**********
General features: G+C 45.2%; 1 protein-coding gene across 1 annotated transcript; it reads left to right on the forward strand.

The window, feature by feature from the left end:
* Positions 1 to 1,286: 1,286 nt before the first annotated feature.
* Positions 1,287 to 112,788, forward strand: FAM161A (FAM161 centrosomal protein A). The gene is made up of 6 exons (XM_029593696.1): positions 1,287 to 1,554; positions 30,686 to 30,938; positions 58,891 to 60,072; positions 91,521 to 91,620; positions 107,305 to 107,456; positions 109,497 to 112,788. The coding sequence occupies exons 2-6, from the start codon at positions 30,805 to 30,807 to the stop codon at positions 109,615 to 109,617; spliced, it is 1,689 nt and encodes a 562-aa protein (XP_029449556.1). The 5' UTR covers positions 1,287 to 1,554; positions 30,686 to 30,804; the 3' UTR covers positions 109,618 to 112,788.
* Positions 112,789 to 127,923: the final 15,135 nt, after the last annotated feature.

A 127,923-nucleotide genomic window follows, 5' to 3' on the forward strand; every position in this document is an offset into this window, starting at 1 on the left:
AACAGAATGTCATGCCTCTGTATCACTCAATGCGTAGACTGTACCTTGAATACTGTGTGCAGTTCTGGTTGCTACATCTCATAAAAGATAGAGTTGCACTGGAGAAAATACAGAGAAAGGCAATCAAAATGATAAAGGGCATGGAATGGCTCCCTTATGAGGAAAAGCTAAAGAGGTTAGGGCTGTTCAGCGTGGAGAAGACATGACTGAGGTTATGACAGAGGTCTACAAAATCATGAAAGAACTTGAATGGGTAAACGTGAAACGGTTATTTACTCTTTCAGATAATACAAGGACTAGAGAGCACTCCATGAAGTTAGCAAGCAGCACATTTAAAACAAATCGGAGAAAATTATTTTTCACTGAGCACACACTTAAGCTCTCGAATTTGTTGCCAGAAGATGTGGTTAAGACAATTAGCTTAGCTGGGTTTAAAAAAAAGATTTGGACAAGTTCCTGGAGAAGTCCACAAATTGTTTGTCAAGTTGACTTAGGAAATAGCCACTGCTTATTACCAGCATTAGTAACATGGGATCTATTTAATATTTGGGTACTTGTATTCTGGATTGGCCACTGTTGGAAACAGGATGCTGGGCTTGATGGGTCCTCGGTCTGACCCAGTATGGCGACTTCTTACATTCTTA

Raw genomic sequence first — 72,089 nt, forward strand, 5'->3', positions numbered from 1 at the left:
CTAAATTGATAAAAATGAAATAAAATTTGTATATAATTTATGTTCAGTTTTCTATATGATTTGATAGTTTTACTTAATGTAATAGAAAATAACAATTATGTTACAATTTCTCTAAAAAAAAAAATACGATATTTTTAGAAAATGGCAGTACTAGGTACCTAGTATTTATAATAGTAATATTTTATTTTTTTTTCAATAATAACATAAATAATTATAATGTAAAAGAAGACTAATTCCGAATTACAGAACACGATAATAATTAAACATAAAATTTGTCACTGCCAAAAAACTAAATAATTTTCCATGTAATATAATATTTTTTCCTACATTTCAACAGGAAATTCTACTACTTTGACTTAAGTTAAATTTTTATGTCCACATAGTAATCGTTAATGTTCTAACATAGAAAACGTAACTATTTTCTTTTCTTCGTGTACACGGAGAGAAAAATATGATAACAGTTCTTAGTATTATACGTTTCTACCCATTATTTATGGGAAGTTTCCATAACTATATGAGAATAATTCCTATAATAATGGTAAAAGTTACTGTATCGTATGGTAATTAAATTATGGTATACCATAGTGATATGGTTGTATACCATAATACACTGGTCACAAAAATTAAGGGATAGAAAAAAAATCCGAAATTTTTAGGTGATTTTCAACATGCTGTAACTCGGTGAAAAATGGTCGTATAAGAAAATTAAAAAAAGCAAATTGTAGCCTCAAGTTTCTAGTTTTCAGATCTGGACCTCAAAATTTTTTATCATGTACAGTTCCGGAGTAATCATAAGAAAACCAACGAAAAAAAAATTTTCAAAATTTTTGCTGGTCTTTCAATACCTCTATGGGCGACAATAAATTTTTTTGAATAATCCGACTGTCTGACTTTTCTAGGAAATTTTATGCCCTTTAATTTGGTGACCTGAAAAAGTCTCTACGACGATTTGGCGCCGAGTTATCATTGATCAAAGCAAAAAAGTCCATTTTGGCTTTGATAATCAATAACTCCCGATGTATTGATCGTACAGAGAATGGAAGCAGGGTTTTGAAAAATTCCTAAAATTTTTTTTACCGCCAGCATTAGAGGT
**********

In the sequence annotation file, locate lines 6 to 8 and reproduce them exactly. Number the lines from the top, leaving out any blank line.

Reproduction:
A 127,923-nucleotide genomic window follows, 5' to 3' on the forward strand; every position in this document is an offset into this window, starting at 1 on the left:
AACAGAATGTCATGCCTCTGTATCACTCAATGCGTAGACTGTACCTTGAATACTGTGTGCAGTTCTGGTTGCTACATCTCATAAAAGATAGAGTTGCACTGGAGAAAATACAGAGAAAGGCAATCAAAATGATAAAGGGCATGGAATGGCTCCCTTATGAGGAAAAGCTAAAGAGGTTAGGGCTGTTCAGCGTGGAGAAGACATGACTGAGGTTATGACAGAGGTCTACAAAATCATGAAAGAACTTGAATGGGTAAACGTGAAACGGTTATTTACTCTTTCAGATAATACAAGGACTAGAGAGCACTCCATGAAGTTAGCAAGCAGCACATTTAAAACAAATCGGAGAAAATTATTTTTCACTGAGCACACACTTAAGCTCTCGAATTTGTTGCCAGAAGATGTGGTTAAGACAATTAGCTTAGCTGGGTTTAAAAAAAAGATTTGGACAAGTTCCTGGAGAAGTCCACAAATTGTTTGTCAAGTTGACTTAGGAAATAGCCACTGCTTATTACCAGCATTAGTAACATGGGATCTATTTAATATTTGGGTACTTGTATTCTGGATTGGCCACTGTTGGAAACAGGATGCTGGGCTTGATGGGTCCTCGGTCTGACCCAGTATGGCGACTTCTTACATTCTTA

Raw genomic sequence first — 72,089 nt, forward strand, 5'->3', positions numbered from 1 at the left: